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Thread: Buy low, sell high. It's time to shop...Brandon Phillips

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    Five Tool Fool jojo's Avatar
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    Re: Buy low, sell high. It's time to shop...Brandon Phillips

    Quote Originally Posted by Falls City Beer View Post
    My philosophy doesn't involve trading all minor league commodiities for MLB commodities--though it does lean that direction. My philosophy argues that you should always exploit hype, exploit the difference between what people think they are getting and what they are actually getting (cf. the John Schuerholz method).
    Right but that's back to the original argument. It's not at all certain that Homer fits that type of player.
    "This isnít stats vs scouts - this is stats and scouts working together, building an organization that blends the best of both worlds. This is the blueprint for how a baseball organization should be run. And, whether the baseball men of the 20th century like it or not, this is where baseball is going."---Dave Cameron, U.S.S. Mariner

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    Re: Buy low, sell high. It's time to shop...Brandon Phillips

    Quote Originally Posted by jojo View Post
    Right but that's back to the original argument. It's not at all certain that Homer fits that type of player.
    Really, there's no way in the world Homer Bailey lives up to his hype unless he actually mimics the career of either Nolan Ryan or Roger Clemens. Because that's the kind of language that surrounds Bailey.

    Let me give you an example of what I mean: I look at a kid like Johnny Cueto, whose numbers are really not all that far off from Bailey's, but because he isn't a Texan and because he's 5' 11" and not 6'4", he's considered a second-fiddle prospect, someone who would likely return a bunch less than a Homer Bailey in trade. Therefore, the hype surrounding Cueto is much smaller. However, in my estimation, it's no less likely that Cueto becomes that top-of-the-rotation starter than it is Bailey. So which one might I trade? Which one should I keep? Me? I keep Cueto, because his hype hasn't grown disproportionately with his production. And I trade Bailey, whose hype has far outpaced his likely ability to produce to that level.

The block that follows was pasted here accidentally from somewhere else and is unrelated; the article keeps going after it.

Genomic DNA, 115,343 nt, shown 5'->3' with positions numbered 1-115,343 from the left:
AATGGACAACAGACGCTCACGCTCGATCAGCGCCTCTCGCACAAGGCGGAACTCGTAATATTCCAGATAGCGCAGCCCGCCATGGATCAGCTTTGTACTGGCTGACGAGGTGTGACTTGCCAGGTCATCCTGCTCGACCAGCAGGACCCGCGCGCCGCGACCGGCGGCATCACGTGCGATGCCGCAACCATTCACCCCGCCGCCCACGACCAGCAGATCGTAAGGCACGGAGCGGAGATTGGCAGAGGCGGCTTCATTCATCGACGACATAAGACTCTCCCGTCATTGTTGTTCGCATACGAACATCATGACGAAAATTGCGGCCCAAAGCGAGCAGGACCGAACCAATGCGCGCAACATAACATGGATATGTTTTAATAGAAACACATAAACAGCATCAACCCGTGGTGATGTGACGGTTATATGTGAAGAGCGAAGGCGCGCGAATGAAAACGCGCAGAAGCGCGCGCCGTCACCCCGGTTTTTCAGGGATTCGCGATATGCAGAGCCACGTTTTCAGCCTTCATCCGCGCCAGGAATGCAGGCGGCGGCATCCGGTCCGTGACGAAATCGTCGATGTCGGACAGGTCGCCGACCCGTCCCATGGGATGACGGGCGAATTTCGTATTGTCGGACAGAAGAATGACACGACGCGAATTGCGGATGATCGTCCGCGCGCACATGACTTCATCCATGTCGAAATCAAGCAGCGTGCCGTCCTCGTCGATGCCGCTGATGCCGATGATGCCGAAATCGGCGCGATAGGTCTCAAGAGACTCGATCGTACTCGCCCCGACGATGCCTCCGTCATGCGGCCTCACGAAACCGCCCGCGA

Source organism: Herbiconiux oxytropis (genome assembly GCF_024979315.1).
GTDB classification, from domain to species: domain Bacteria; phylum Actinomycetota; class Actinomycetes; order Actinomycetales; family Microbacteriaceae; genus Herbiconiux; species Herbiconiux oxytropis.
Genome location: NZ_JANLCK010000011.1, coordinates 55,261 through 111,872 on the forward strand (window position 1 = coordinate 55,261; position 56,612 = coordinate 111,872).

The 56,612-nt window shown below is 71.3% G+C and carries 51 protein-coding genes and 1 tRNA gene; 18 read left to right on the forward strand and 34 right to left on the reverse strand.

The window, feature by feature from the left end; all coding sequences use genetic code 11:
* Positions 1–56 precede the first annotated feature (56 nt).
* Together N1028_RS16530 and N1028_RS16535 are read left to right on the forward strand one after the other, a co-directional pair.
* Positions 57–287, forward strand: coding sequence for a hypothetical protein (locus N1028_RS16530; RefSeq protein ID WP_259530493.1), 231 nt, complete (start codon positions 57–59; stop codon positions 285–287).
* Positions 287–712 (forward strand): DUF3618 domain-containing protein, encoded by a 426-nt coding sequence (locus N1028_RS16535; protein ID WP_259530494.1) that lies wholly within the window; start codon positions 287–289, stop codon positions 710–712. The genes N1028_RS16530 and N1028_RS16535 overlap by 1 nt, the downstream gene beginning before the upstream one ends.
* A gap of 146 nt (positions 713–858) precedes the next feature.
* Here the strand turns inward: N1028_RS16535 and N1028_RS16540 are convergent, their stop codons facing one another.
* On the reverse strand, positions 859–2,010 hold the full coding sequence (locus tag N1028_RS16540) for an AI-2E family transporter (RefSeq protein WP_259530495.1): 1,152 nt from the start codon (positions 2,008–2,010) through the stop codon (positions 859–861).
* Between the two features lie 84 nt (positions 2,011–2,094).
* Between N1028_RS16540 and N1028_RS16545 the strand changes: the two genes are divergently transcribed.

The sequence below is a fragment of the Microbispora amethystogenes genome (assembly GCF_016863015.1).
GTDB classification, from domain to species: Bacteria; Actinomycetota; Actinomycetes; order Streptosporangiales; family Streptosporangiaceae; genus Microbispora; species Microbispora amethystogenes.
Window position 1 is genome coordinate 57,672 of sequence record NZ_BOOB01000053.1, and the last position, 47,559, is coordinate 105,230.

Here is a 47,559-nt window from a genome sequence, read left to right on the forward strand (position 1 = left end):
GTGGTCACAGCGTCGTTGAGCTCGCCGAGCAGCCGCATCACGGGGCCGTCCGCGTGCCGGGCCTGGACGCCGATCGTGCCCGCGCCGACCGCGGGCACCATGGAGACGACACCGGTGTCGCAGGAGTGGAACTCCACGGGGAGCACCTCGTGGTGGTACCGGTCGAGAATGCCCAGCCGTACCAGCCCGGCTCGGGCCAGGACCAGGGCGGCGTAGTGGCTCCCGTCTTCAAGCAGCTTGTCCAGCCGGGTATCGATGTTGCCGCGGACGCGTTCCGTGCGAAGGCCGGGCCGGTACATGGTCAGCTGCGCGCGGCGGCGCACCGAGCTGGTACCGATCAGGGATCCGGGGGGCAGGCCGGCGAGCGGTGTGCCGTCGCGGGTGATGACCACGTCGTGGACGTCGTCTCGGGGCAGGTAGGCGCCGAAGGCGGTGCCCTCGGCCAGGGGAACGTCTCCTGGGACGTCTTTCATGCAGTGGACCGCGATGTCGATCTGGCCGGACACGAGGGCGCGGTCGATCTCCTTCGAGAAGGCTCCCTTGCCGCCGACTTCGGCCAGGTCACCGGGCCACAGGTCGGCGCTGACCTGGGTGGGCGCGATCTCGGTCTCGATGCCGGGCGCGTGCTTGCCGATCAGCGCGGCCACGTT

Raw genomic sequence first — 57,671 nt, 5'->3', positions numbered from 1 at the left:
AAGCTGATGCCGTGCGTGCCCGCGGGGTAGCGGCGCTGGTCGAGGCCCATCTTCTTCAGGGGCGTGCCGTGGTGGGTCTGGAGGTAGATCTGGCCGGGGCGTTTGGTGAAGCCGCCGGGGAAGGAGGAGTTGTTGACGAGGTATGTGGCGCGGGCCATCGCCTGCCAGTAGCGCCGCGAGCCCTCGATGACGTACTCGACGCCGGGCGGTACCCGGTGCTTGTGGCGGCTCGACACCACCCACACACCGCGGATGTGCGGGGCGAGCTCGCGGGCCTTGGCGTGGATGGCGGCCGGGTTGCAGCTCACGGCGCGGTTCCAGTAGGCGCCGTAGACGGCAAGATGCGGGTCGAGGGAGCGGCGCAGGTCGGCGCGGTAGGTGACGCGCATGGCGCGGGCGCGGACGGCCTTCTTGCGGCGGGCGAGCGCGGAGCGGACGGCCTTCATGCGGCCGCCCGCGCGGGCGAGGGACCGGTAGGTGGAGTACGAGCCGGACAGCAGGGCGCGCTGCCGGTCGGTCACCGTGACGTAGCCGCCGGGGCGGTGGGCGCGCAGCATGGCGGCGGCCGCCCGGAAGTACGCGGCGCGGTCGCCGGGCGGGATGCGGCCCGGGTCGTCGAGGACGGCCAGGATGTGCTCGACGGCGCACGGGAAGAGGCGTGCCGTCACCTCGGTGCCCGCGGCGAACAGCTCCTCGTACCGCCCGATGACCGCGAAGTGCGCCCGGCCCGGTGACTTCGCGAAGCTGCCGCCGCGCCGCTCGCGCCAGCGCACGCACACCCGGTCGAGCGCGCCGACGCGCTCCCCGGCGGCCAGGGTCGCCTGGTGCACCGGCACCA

Last edited by Falls City Beer; 07-20-2007 at 11:30 PM.

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    Re: Buy low, sell high. It's time to shop...Brandon Phillips

    Quote Originally Posted by Falls City Beer View Post
    Really, there's no way in the world Homer Bailey lives up to his hype unless he actually mimics the career of either Nolan Ryan or Roger Clemens. Because that's the kind of language that surrounds Bailey.

    Let me give you an example of what I mean: I look at a kid like Johnny Cueto, whose numbers are really not all that far off from Bailey's, but because he isn't a Texan and because he's 5' 11" and not 6'4", he's considered a second-fiddle prospect, someone who would likely return a bunch less than a Homer Bailey in trade. Therefore, the hype surrounding Cueto is much smaller. However, in my estimation, it's no less likely that Cueto becomes that top-of-the-rotation starter than it is Bailey. So which one might I trade? Which one should I keep? Me? I keep Cueto, because his hype hasn't grown disproportionately with his production. And I trade Bailey, whose hype has far outpaced his likely ability to produce to that level.
    Most scouts disagree about the ceilings for the two. Cueto gets knocked for his physique but really that's a bias that has been borne from experience. Statures aside, there are some pretty big differences in their stuff.